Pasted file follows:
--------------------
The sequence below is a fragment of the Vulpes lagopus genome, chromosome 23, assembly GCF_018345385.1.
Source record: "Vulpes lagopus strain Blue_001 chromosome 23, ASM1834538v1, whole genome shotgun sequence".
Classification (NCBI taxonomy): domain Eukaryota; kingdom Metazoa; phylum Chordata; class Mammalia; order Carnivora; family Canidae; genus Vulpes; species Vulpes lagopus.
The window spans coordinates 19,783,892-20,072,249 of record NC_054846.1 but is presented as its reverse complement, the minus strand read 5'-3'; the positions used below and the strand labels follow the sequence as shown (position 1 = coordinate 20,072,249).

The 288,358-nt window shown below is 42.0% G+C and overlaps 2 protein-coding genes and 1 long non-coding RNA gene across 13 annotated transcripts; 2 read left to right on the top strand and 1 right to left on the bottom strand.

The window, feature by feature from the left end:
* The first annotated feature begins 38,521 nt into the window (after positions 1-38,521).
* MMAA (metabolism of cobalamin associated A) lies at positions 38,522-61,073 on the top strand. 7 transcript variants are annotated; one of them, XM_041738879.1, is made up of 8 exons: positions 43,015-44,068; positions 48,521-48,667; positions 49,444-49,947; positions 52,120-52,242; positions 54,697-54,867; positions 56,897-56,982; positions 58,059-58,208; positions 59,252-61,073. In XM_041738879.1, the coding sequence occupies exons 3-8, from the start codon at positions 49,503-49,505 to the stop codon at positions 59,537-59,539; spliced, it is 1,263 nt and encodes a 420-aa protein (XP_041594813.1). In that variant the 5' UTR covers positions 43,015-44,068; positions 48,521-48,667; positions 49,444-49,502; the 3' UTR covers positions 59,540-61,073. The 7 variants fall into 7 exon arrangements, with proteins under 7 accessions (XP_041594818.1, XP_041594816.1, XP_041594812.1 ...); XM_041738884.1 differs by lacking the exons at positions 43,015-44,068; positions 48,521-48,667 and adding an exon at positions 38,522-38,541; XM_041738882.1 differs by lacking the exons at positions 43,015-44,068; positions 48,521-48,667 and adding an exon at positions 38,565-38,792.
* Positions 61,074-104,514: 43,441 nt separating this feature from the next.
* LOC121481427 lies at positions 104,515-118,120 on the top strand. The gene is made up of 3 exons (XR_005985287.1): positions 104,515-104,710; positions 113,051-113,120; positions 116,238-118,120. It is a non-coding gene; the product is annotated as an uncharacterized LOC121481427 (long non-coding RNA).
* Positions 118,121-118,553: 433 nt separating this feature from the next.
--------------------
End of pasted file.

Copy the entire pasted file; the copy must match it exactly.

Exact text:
The sequence below is a fragment of the Vulpes lagopus genome, chromosome 23, assembly GCF_018345385.1.
Source record: "Vulpes lagopus strain Blue_001 chromosome 23, ASM1834538v1, whole genome shotgun sequence".
Classification (NCBI taxonomy): domain Eukaryota; kingdom Metazoa; phylum Chordata; class Mammalia; order Carnivora; family Canidae; genus Vulpes; species Vulpes lagopus.
The window spans coordinates 19,783,892-20,072,249 of record NC_054846.1 but is presented as its reverse complement, the minus strand read 5'-3'; the positions used below and the strand labels follow the sequence as shown (position 1 = coordinate 20,072,249).

The 288,358-nt window shown below is 42.0% G+C and overlaps 2 protein-coding genes and 1 long non-coding RNA gene across 13 annotated transcripts; 2 read left to right on the top strand and 1 right to left on the bottom strand.

The window, feature by feature from the left end:
* The first annotated feature begins 38,521 nt into the window (after positions 1-38,521).
* MMAA (metabolism of cobalamin associated A) lies at positions 38,522-61,073 on the top strand. 7 transcript variants are annotated; one of them, XM_041738879.1, is made up of 8 exons: positions 43,015-44,068; positions 48,521-48,667; positions 49,444-49,947; positions 52,120-52,242; positions 54,697-54,867; positions 56,897-56,982; positions 58,059-58,208; positions 59,252-61,073. In XM_041738879.1, the coding sequence occupies exons 3-8, from the start codon at positions 49,503-49,505 to the stop codon at positions 59,537-59,539; spliced, it is 1,263 nt and encodes a 420-aa protein (XP_041594813.1). In that variant the 5' UTR covers positions 43,015-44,068; positions 48,521-48,667; positions 49,444-49,502; the 3' UTR covers positions 59,540-61,073. The 7 variants fall into 7 exon arrangements, with proteins under 7 accessions (XP_041594818.1, XP_041594816.1, XP_041594812.1 ...); XM_041738884.1 differs by lacking the exons at positions 43,015-44,068; positions 48,521-48,667 and adding an exon at positions 38,522-38,541; XM_041738882.1 differs by lacking the exons at positions 43,015-44,068; positions 48,521-48,667 and adding an exon at positions 38,565-38,792.
* Positions 61,074-104,514: 43,441 nt separating this feature from the next.
* LOC121481427 lies at positions 104,515-118,120 on the top strand. The gene is made up of 3 exons (XR_005985287.1): positions 104,515-104,710; positions 113,051-113,120; positions 116,238-118,120. It is a non-coding gene; the product is annotated as an uncharacterized LOC121481427 (long non-coding RNA).
* Positions 118,121-118,553: 433 nt separating this feature from the next.